Giancarlo's mother was an African-American opera singer from Alabama and his father was a Neopolitan stagehand from Naples, Italy. He was born in Copenhagen because his mother was appearing there in a nightclub on a split bill with Josephine Baker. During his childhood, Giancarlo lived in Italy and…more
Says he purchased his characteristic gold-rimmed glasses in Toronto, Canada.
Giancarlo started acting at 7 years old when he first appeared in a Broadway musical.
As a child, Giancarlo was enrolled in military school while living in Italy.
Giancarlo based the character of Gus Fring on the performance by Eddie Olmos (Edward James Olmos) in the series Miami Vice, who played Lieutenant Martin Costello.
Giancarlo currently lives in Connecticut.
Steven Bauer, who guest-starred on Breaking Bad for two episodes, once did an off-broadway show with Giancarlo Esposito that also featured Gary Sinise.
Giancarlo's second feature film is called "This Is Your Death", a satirical drama that revolves around reality television. Jeremy Piven is set to star.
Giancarlo's film directorial debut "Gospel Hill" (2008) premiered at the Albuquerque Film Festival. Albuquerque is also one of the filming locations and the main city featured in Breaking Bad.
Used the Rosetta Stone computer program to improve his Spanish for Breaking Bad.
Giancarlo: (On his Community guest-spot) I got a call at the very last minute... and they didn't even have a script, they had a thumbnail sketch [for a show that's] quirky and interesting. They said that normally when they try to get someone of note to come on the show it falls through, so I decided to make their dreams come true.
Giancarlo: Albuquerque is special to me. When we're flying in, almost over that box-shaped mountain, I get moved... I'm moved by being outdoors. I'm an outdoors person; I'm a runner, a skier, a biker. I'm interested in spirituality and in religion and our relationship to the divine. And when I get in Albuquerque, man, and I can see as far as the eye can see… Is it brown and dry? Yeah. Does it bother me? No. There's been some really incredible indigenous cultures have lived there and they have mesas and they have spiritual places and they have people who walk on the highway to a certain church for days on end to worship.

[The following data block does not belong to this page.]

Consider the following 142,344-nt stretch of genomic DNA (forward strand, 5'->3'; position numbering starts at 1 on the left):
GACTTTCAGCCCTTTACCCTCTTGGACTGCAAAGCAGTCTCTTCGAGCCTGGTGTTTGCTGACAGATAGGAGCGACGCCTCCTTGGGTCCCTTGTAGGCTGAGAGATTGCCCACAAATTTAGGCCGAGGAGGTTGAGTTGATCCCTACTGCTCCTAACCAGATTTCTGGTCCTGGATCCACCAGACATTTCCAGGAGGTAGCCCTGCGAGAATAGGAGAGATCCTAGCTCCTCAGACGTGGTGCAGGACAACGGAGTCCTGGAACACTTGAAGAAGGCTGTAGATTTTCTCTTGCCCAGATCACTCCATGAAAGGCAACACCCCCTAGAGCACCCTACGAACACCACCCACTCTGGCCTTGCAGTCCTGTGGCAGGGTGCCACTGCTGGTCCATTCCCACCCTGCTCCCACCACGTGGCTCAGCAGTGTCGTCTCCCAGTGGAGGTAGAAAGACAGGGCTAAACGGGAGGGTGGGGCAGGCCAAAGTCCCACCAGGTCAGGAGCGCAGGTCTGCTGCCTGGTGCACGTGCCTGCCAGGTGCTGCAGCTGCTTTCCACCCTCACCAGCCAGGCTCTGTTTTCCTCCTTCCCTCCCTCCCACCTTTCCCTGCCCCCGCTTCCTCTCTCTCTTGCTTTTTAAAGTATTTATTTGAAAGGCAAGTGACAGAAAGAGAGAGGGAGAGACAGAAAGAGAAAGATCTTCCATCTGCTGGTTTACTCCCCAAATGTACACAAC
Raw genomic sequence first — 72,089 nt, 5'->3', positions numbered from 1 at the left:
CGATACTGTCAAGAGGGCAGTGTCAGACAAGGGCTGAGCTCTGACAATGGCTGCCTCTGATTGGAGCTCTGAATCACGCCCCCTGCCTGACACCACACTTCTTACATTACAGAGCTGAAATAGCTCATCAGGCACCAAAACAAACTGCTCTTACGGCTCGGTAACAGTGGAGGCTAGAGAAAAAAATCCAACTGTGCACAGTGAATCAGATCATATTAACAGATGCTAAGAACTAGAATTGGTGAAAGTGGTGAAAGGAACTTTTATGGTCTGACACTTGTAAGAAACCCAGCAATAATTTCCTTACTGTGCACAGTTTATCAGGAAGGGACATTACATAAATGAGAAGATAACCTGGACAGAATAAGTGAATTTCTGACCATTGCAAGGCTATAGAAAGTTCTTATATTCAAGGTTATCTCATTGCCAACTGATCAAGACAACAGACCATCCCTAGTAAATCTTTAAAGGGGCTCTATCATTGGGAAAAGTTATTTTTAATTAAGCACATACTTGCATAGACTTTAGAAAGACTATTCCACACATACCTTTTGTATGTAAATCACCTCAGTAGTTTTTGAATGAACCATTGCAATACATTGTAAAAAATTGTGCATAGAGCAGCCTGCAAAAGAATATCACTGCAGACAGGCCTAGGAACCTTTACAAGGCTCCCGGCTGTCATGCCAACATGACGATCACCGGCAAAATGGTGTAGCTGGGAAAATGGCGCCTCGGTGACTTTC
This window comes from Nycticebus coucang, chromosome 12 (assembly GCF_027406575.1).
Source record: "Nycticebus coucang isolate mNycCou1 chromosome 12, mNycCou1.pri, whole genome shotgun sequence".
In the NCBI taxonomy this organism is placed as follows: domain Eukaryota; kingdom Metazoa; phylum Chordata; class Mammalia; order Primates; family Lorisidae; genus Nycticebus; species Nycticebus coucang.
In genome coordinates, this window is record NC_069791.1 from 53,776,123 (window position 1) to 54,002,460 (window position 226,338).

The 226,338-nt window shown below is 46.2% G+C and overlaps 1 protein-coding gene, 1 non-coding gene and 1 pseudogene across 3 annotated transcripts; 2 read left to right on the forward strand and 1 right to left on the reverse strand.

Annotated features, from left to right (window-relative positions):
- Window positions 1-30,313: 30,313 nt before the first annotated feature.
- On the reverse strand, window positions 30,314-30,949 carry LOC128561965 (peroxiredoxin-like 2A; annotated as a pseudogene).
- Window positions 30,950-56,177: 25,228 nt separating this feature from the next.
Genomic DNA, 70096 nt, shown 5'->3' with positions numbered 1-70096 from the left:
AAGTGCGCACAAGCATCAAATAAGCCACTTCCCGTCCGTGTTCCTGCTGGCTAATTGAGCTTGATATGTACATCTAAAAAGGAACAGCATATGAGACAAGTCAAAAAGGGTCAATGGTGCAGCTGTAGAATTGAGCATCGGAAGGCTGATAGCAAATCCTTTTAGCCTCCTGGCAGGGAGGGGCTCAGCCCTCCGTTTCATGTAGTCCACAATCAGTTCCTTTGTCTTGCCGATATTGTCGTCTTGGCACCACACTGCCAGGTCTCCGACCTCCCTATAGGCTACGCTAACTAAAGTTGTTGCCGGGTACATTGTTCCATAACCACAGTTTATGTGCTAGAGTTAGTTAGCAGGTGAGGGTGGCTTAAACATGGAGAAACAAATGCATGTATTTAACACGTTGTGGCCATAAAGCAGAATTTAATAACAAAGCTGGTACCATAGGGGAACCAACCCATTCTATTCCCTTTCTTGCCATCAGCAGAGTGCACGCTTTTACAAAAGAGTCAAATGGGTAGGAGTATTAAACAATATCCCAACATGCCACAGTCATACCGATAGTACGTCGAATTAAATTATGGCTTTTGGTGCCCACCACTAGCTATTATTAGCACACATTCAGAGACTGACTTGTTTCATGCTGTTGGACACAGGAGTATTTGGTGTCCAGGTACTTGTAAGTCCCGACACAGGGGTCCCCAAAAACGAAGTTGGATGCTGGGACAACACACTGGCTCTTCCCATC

Giancarlo: (on taking various roles) I [want] to bring a favorable and positive image to African-Americans. I felt like the audiences that do watch my career make me who I am. Of course, you guys, as writers and journalists who admire my work, can write about it and talk about it and I'm forever grateful for that, because you recognize some talent there. But I want to be able to bring my talents to fruition in different ways and play different roles.
Giancarlo: (Asked if he would like to direct on Breaking Bad) I sure hope so! I've talked to Vince Gilligan about the possibility. Bryan Cranston is a big supporter of the idea. I love this show because its the closest thing to movies on TV. We make mini movies every week which is a way to be highly creative with the camera, blending that great writing that that's given to us by the writers.